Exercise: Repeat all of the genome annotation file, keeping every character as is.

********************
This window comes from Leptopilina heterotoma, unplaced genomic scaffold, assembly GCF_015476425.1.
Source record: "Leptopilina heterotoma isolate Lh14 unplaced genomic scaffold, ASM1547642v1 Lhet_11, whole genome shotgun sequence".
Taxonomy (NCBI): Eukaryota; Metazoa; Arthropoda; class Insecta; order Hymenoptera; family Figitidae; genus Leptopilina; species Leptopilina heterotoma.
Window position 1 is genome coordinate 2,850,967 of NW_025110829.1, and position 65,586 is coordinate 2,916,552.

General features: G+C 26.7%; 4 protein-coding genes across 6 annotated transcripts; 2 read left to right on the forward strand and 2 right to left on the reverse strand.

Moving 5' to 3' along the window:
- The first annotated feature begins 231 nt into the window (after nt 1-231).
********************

This window comes from Leptopilina heterotoma, unplaced genomic scaffold, assembly GCF_015476425.1.
Source record: "Leptopilina heterotoma isolate Lh14 unplaced genomic scaffold, ASM1547642v1 Lhet_11, whole genome shotgun sequence".
Taxonomy (NCBI): Eukaryota; Metazoa; Arthropoda; class Insecta; order Hymenoptera; family Figitidae; genus Leptopilina; species Leptopilina heterotoma.
Window position 1 is genome coordinate 2,850,967 of NW_025110829.1, and position 65,586 is coordinate 2,916,552.

General features: G+C 26.7%; 4 protein-coding genes across 6 annotated transcripts; 2 read left to right on the forward strand and 2 right to left on the reverse strand.

Moving 5' to 3' along the window:
- The first annotated feature begins 231 nt into the window (after nt 1-231).